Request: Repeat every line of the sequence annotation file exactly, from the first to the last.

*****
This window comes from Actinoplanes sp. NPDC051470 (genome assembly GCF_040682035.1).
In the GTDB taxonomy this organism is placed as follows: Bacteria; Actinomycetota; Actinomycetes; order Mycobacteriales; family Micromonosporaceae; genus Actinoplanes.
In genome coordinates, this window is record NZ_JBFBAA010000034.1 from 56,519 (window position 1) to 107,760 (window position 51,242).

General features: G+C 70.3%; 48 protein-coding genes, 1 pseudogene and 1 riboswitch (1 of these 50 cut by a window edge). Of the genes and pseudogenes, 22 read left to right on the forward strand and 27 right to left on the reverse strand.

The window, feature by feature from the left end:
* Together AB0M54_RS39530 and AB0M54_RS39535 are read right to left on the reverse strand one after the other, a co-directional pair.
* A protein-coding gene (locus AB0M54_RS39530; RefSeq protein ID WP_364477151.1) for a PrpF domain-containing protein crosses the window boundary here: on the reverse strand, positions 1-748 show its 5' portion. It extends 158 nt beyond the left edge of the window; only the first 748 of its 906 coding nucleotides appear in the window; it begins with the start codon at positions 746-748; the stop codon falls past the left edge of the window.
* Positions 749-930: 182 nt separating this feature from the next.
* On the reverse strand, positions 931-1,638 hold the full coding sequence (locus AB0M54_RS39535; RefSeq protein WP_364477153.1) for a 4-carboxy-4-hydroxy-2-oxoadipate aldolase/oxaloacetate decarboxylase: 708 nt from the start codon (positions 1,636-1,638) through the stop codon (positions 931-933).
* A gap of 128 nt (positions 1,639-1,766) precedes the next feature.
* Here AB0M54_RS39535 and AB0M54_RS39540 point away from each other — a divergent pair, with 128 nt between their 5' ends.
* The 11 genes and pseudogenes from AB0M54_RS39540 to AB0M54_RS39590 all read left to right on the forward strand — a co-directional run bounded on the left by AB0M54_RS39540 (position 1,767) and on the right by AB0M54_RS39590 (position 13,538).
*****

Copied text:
This window comes from Actinoplanes sp. NPDC051470 (genome assembly GCF_040682035.1).
In the GTDB taxonomy this organism is placed as follows: Bacteria; Actinomycetota; Actinomycetes; order Mycobacteriales; family Micromonosporaceae; genus Actinoplanes.
In genome coordinates, this window is record NZ_JBFBAA010000034.1 from 56,519 (window position 1) to 107,760 (window position 51,242).

General features: G+C 70.3%; 48 protein-coding genes, 1 pseudogene and 1 riboswitch (1 of these 50 cut by a window edge). Of the genes and pseudogenes, 22 read left to right on the forward strand and 27 right to left on the reverse strand.

The window, feature by feature from the left end:
* Together AB0M54_RS39530 and AB0M54_RS39535 are read right to left on the reverse strand one after the other, a co-directional pair.
* A protein-coding gene (locus AB0M54_RS39530; RefSeq protein ID WP_364477151.1) for a PrpF domain-containing protein crosses the window boundary here: on the reverse strand, positions 1-748 show its 5' portion. It extends 158 nt beyond the left edge of the window; only the first 748 of its 906 coding nucleotides appear in the window; it begins with the start codon at positions 746-748; the stop codon falls past the left edge of the window.
* Positions 749-930: 182 nt separating this feature from the next.
* On the reverse strand, positions 931-1,638 hold the full coding sequence (locus AB0M54_RS39535; RefSeq protein WP_364477153.1) for a 4-carboxy-4-hydroxy-2-oxoadipate aldolase/oxaloacetate decarboxylase: 708 nt from the start codon (positions 1,636-1,638) through the stop codon (positions 931-933).
* A gap of 128 nt (positions 1,639-1,766) precedes the next feature.
* Here AB0M54_RS39535 and AB0M54_RS39540 point away from each other — a divergent pair, with 128 nt between their 5' ends.
* The 11 genes and pseudogenes from AB0M54_RS39540 to AB0M54_RS39590 all read left to right on the forward strand — a co-directional run bounded on the left by AB0M54_RS39540 (position 1,767) and on the right by AB0M54_RS39590 (position 13,538).